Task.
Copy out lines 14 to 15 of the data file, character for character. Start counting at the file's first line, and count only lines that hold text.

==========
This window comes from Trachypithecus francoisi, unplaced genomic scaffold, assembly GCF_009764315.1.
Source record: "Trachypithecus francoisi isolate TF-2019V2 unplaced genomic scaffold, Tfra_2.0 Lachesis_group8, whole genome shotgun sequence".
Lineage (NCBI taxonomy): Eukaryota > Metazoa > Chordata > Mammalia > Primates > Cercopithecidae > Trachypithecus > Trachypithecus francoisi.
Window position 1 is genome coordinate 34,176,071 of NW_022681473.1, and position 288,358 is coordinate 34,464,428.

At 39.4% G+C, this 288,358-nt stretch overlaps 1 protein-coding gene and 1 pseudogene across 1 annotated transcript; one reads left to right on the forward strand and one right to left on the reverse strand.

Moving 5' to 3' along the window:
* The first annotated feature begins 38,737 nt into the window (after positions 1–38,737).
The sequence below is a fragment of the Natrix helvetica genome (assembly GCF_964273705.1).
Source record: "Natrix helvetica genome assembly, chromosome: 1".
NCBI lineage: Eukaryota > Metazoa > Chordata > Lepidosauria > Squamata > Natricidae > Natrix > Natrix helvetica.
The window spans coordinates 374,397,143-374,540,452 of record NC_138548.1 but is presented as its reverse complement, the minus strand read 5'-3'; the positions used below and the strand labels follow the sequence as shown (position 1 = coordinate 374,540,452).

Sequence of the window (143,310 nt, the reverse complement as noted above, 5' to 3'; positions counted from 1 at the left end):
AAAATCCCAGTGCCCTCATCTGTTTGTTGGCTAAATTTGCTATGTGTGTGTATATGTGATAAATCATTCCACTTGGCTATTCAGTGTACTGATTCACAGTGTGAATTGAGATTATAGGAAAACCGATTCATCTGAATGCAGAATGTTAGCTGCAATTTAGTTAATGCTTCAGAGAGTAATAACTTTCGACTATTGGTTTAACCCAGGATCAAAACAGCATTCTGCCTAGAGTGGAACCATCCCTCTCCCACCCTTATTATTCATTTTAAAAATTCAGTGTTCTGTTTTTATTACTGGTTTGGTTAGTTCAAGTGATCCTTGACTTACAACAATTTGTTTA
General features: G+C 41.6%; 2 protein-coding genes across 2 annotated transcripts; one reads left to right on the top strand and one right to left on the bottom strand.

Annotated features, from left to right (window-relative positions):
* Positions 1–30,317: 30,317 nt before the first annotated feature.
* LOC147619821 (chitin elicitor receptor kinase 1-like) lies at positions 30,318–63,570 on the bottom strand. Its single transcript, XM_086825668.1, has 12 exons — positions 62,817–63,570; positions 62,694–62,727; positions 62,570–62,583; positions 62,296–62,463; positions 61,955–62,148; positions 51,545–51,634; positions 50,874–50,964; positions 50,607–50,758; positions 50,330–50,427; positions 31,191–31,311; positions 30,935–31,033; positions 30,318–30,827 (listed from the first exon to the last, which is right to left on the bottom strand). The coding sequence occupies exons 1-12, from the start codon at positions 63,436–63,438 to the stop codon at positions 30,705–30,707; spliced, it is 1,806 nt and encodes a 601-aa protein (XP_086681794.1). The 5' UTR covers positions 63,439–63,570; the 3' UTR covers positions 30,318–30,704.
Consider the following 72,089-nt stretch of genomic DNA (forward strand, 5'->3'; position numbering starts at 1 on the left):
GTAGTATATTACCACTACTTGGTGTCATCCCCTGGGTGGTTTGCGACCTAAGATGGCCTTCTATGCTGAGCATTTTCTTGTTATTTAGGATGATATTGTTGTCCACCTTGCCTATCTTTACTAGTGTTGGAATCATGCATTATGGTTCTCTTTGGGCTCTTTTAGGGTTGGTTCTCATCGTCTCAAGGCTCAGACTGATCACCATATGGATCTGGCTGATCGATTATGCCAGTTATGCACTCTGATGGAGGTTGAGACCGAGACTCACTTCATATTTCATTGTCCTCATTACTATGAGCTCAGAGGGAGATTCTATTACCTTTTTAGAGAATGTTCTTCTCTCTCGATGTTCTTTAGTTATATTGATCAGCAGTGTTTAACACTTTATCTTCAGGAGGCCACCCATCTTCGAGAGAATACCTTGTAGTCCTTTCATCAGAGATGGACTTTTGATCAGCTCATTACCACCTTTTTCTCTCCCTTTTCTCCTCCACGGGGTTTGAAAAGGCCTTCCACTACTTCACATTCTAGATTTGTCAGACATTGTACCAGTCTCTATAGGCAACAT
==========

General features: G+C 41.6%; 2 protein-coding genes across 2 annotated transcripts; one reads left to right on the top strand and one right to left on the bottom strand.

Annotated features, from left to right (window-relative positions):